NOTE: The following article mentions Charles Liston but uses a middle initial of “D,” however, there was no 1stLt Charles D. Liston assigned to the glider force of 1st Commando during the time of 20 March 1944, which was near the time 1stLt Charles B. Liston was assigned. The article seems to misidentify Liston or use an inaccurate date.
An example of the danger faced by glider pilots follows: The Iowa Mason City Globe-Gazette, Monday, 20 March 1944, carried a story about their efforts to escape: “Shoot Way From Jungle to Escape” – On the India-Burma Frontier – (AP) A party of American and British airmen shot their way out of the jungle and swam the Chindwin river to safety when their 2 gliders broke their tow lines during the [mission] behind Japanese lines in Burma. The heroism of an American glider engineer, who drown silently in the river rather than scream for help and draw Japanese fire on his comrades, facilitated their escape. His glider was forced down 28 miles east of the Chindwin. Others aboard included: Maj. Richard D. Baebel, Buffalo, NY, Flight Officer Nesbit L. Martin, glider pilots [from] House, NM, and Sgt Cyrus E. Porter, Swarthmore, PA. An enemy machine-gun began firing at the men as soon as they landed and they quickly pushed deeper into the jungle. Barking and wild dogs followed them through the forest until they made camp n a bamboo thicket. The 2nd day they were spotted by a Japanese, but escaped and reached the Chindwin. Seven of [them] couldn’t swim, but [they] made floating packs out of their supplies with rubber ground sheets and those who could swim were to help those who couldn’t. “We waded into the river at the darkest time of night and got half way across before the water became fast and deep,” Baebel said. “The engineer and I both got going all right.” Martin said with tears in his eyes, “but near the middle and swift part of the river he became tired. He took off his gun and belt and “I took off my guns and shoes. I went down and when I came up, he was 20 feet away. I started for him but he just sank without making a cry.” The party crawled into the jungle and slept until 10 o’clock, when they pushed on away from the river. The few men with shoes shared the carrying of the 3 remaining packs. Eventually they reached a village where a feast was in progress and obtained food. A British scout force leader appeared and directed the survivors to an emergency landing strip where the [L-5] U.S. planes [flown by enlisted pilots] took them off. The 2nd glider was forced down a mile and a half from an enemy garrison and the occupants escaped by swimming a half-mile stretch of river. They were also rescued by plane. Lt. Bruce Evans, Riverside, CA, said the party barely eluded Japanese. He and Lt. Charles D. Liston, RFD 3, Adel, Iowa, told of their life and death game of hide and seek with the enemy in a night chase in the jungle, while recuperating in a base hospital. The glider was crushed like a match box in its crash, and Evans said: “Most of us were stunned for a few minutes, but no one was seriously hurt. Liston was injured & while a British sergeant gave him first aid, the rest of us got guns, medicine and food out of the wreckage.” Almost immediately, they heard men coming through the jungle, and started crawling toward the river. “After a half mile walk, we came to the bank of the Chindwin and heard 3 shots behind us,” said Liston. “We couldn’t find anything to make a raft and Evans and myself were the only persons who could swim.” It took Evans an hour to swim the Chindwin and he landed 2 miles downstream, exhausted. Most of the morning he could hear shooting around him. “I came to a village,” Evans said, “and the village head man came up, and I wanted food and water. He furnished eggs, rice, wine and tea. While I ate, 2 Burmese suddenly stepped out in front of me, armed to the teeth. They turned out to be allied scouts. “They took me to a scout camp where the British captain organized a rescue party to go out and look for the rest. Friendly natives built a short runway in a rice field and I got a broken down radio working and messaged for a rescue plane. The next day, a plane landed, and brought me in.”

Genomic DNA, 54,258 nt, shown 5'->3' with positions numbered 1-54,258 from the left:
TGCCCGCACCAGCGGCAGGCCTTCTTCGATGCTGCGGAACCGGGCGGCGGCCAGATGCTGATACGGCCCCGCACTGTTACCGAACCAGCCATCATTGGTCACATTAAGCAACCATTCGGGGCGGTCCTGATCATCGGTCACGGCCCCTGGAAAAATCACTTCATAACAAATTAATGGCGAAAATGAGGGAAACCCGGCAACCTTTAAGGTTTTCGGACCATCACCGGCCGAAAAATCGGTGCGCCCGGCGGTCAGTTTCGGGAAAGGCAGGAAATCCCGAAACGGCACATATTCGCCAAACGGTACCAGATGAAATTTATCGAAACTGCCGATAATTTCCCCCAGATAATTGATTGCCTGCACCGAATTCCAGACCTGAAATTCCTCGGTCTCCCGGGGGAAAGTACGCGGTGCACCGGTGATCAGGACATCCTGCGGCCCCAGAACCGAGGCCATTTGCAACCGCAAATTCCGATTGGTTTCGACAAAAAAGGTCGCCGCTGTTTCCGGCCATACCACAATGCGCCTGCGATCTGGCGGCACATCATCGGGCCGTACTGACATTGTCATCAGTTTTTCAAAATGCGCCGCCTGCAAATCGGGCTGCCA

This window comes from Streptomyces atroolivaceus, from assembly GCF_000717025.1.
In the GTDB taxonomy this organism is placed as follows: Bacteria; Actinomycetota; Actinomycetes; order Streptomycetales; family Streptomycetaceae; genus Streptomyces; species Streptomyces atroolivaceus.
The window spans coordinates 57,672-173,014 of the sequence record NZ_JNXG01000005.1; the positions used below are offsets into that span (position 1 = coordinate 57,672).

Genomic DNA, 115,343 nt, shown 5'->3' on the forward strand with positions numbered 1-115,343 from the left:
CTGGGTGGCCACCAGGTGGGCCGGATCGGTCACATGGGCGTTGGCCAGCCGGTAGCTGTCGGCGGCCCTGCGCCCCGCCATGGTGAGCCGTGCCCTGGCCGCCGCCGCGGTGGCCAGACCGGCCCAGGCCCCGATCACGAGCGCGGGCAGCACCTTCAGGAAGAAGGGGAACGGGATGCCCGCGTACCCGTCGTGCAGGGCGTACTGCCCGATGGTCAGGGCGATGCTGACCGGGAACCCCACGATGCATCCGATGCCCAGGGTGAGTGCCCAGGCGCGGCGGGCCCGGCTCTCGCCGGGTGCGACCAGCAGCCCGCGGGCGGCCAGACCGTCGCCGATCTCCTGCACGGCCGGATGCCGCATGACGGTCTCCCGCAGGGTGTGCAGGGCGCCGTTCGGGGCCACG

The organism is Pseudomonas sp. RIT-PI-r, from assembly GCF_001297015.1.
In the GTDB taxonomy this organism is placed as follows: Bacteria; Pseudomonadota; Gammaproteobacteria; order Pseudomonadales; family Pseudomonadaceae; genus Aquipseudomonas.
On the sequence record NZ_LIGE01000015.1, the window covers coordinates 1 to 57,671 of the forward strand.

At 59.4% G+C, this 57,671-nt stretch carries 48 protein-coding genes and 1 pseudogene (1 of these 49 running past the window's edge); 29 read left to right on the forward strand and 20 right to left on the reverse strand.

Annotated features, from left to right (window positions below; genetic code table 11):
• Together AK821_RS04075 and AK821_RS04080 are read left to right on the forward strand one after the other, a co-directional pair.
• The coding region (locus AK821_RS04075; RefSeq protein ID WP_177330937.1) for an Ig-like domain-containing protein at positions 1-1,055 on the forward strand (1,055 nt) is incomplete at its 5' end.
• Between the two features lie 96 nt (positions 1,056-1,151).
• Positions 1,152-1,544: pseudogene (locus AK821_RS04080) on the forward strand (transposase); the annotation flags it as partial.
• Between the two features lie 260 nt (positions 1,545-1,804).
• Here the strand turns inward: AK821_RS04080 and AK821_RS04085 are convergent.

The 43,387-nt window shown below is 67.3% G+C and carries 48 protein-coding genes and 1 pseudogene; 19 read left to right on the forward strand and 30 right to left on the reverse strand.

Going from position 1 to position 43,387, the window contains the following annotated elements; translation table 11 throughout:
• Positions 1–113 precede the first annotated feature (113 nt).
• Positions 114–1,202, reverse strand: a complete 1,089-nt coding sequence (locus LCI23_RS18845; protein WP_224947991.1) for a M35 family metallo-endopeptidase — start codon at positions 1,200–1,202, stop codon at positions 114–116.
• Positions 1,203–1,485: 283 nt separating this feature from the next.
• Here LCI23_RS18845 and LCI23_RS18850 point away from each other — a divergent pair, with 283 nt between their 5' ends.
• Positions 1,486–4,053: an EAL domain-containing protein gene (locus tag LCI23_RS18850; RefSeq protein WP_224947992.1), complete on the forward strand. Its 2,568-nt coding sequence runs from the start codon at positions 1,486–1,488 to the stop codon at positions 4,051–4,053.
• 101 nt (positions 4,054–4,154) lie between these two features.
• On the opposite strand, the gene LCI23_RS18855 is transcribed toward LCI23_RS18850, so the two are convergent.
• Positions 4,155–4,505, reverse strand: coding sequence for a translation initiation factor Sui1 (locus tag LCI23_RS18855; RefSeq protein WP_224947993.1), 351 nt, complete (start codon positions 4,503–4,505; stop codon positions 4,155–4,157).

On 20 April 1944, the Council Bluffs Nonpareil news reported 1stLt Liston as missing in action since 6 March 1944, according to his mother, Mrs. Charles Liston. The MACR on his MIA glider crew says "... the members of the 1st Commando Group .. in the Chindwin River area." On 2 May 1944, the Des Moines Register reported Lt. Liston as one of "15 IOWA YANKS AMONG MISSING."